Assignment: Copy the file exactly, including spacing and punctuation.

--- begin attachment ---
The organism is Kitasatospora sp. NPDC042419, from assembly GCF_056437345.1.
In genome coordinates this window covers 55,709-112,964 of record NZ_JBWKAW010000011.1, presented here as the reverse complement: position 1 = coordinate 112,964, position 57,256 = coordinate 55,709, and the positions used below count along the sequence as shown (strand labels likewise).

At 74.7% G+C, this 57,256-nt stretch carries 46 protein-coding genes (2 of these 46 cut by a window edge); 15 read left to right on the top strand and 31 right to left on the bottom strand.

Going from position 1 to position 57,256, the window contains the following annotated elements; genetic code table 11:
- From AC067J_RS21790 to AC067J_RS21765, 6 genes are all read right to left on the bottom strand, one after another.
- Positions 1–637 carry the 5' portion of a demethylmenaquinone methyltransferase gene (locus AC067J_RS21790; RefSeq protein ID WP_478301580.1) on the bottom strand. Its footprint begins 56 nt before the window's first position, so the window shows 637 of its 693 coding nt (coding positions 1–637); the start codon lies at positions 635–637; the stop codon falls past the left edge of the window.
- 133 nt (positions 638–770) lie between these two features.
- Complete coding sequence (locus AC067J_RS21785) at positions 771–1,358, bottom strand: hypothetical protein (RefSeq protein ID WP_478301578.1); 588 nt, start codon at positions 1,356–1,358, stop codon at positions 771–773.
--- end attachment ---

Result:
The organism is Kitasatospora sp. NPDC042419, from assembly GCF_056437345.1.
In genome coordinates this window covers 55,709-112,964 of record NZ_JBWKAW010000011.1, presented here as the reverse complement: position 1 = coordinate 112,964, position 57,256 = coordinate 55,709, and the positions used below count along the sequence as shown (strand labels likewise).

At 74.7% G+C, this 57,256-nt stretch carries 46 protein-coding genes (2 of these 46 cut by a window edge); 15 read left to right on the top strand and 31 right to left on the bottom strand.

Going from position 1 to position 57,256, the window contains the following annotated elements; genetic code table 11:
- From AC067J_RS21790 to AC067J_RS21765, 6 genes are all read right to left on the bottom strand, one after another.
- Positions 1–637 carry the 5' portion of a demethylmenaquinone methyltransferase gene (locus AC067J_RS21790; RefSeq protein ID WP_478301580.1) on the bottom strand. Its footprint begins 56 nt before the window's first position, so the window shows 637 of its 693 coding nt (coding positions 1–637); the start codon lies at positions 635–637; the stop codon falls past the left edge of the window.
- 133 nt (positions 638–770) lie between these two features.
- Complete coding sequence (locus AC067J_RS21785) at positions 771–1,358, bottom strand: hypothetical protein (RefSeq protein ID WP_478301578.1); 588 nt, start codon at positions 1,356–1,358, stop codon at positions 771–773.